Acclaimed baseball writer Roger Kahn gives us a memoir of his Brooklyn childhood, a recollection of a life in journalism, and a record of personal acquaintance with the greatest ballplayers of several eras.
His father had a passion for the Dodgers; his mother’s passion was for poetry. Somehow, young Roger managed to blend both loves in a career that encompassed writing about sports for the New York Herald Tribune, Sports Illustrated, the Saturday Evening Post, Esquire, and Time.
Kahn recalls the great personalities of a golden era - Leo Durocher, Mickey Mantle, Willie Mays, Jackie Robinson, Red Smith, Dick Young, and many more - and recollects the wittiest lines from 40 years in dugouts, press boxes, and newsrooms. Often hilarious, always precise about action on the field and off, Memories of Summer is an enduring classic about how baseball met literature to the benefit of both.
©1997 Hook Slide, Inc. (P)2012 Audible, Inc.
Great book from a great baseball writer, a nice companion piece to "The Boys of Summer." Unfortunately Moseley mispronounces many names (somebody narrating a book largely about the Dodgers does not know Leo Durocher?), often giving multiple pronunciations to the same person, but great stories of Kahn's life as a writer and the people he covered.
I will add more when I finish the book.
C'mon... teach the reader how to pronounce names CORRECTLY! It's Leo Durocher not Durricher!!!! He was one of the greatest managers in baseball history. It is really sloppy not to be able to pronounce the names of real people correctly. I expect a higher standard from Audible. Roger Kahn is a remarkable writer and voice of the game of baseball, and deserves MUCH better.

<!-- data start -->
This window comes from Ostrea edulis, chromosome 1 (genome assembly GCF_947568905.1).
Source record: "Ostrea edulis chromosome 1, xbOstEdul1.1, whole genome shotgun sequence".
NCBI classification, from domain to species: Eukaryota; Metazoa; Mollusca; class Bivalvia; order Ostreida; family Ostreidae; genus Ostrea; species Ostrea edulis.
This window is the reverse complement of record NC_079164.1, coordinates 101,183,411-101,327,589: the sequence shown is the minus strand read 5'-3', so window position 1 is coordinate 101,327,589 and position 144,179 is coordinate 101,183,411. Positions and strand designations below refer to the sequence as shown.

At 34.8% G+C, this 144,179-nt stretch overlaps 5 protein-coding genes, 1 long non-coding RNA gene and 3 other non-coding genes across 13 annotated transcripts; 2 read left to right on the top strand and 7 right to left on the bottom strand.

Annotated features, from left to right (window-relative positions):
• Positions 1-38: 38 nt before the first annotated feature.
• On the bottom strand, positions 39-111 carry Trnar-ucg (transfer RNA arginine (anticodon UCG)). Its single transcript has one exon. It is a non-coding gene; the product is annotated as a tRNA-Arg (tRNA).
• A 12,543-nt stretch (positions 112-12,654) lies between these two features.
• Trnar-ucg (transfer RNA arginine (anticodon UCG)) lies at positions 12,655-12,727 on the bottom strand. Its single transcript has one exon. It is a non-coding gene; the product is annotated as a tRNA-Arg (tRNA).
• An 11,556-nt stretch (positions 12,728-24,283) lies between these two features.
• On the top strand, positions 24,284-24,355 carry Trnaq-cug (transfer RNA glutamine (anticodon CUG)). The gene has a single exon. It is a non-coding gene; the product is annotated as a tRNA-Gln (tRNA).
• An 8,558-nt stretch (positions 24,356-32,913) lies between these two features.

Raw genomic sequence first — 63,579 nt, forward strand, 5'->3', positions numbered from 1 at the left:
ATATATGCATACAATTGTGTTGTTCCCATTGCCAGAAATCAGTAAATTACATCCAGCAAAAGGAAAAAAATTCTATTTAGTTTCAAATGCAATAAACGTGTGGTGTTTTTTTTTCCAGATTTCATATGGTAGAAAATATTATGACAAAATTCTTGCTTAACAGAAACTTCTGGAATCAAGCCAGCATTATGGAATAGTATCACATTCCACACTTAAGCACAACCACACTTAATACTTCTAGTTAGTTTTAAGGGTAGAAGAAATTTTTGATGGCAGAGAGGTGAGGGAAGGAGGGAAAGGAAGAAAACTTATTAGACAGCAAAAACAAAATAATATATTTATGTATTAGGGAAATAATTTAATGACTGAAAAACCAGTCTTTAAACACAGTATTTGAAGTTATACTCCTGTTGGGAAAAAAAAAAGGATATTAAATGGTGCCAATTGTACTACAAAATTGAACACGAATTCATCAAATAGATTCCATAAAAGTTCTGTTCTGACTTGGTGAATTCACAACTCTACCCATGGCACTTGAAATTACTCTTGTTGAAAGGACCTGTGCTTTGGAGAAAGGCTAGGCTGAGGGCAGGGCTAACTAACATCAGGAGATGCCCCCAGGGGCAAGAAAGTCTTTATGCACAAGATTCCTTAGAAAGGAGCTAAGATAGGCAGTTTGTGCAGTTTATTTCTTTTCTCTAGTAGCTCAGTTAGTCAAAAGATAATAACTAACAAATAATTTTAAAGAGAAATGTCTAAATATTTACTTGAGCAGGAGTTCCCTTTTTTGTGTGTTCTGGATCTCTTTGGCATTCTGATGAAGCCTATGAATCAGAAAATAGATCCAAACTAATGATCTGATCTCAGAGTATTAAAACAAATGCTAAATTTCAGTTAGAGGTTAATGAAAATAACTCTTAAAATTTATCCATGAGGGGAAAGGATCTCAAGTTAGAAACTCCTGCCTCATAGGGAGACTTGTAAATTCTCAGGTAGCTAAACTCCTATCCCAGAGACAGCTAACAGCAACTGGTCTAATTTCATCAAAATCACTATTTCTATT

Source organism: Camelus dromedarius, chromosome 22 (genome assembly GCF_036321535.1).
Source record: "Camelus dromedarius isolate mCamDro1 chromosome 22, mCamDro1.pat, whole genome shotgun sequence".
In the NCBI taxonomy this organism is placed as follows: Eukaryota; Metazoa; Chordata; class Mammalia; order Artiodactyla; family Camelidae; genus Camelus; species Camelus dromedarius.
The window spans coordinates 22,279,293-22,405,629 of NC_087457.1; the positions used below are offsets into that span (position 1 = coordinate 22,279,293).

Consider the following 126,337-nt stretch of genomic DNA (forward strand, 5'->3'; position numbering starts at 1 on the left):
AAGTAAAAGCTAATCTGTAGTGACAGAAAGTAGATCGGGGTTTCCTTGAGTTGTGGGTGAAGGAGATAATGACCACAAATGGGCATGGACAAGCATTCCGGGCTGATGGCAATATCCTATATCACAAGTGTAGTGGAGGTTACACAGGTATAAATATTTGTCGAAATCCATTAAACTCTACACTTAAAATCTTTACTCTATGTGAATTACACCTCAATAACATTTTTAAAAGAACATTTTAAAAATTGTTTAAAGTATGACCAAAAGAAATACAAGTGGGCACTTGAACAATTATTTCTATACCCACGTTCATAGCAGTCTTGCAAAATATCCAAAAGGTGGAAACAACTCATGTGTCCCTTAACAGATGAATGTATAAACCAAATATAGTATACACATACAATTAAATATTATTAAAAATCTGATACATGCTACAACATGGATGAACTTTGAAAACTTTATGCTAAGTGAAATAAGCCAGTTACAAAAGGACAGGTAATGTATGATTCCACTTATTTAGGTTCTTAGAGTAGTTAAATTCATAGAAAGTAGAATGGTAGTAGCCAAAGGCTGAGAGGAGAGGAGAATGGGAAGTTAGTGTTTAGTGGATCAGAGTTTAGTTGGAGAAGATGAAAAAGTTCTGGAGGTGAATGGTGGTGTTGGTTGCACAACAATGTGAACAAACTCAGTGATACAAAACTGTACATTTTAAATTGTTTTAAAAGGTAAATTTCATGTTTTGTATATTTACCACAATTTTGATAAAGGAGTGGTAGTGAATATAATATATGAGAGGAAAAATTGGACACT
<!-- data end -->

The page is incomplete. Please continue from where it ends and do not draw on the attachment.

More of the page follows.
Roger Kahn is one of my favorite authors, and one of America's best!
Absolutely! Roger Kahn is the best of our baseball writers. I grew up in the 40s and 50s following the exploits of the Dodgers, Giants, Yankees, and Tigers. They comprised the mythology of my youth. Nobody brings this wonderful time to life better than Kahn. Nobody writes about baseball with this wonderful author's elegance.
Kahn and Willie Mays discussing the art of fielding in Mays' living room. Any scene involving the Brooklyn Dodgers. The evolution of Kahn's relationship with his father. Okay, I've mentioned more than one moment. The book affects me much too powerfully to pick only one moment. This is a wonderful, special book.
Anyone who cares about baseball history will be disappointed in Moseley's performance. How can a narrator presume to undertake this wonderful book without learning how to pronounce the players' names?! Moseley butchers many of them - Durocher, Bouton, Labine, Raschi - the list goes on and on. He also stumbles over a great deal of Kahn's rich use of vocabulary. Audible recordings are notable for solid performances. This is not one of them.
I had read it before, so it was fun to return to it, in spite of the uneven preformance.
Roger Kahn is a national treasure. He is much more than merely a "baseball writer." He is an interpreter of the second half of the 20th century, with baseball as his focus. For old guys like myself, he evokes a simpler time, when our dreams and aspirations were still unsullied by experience.
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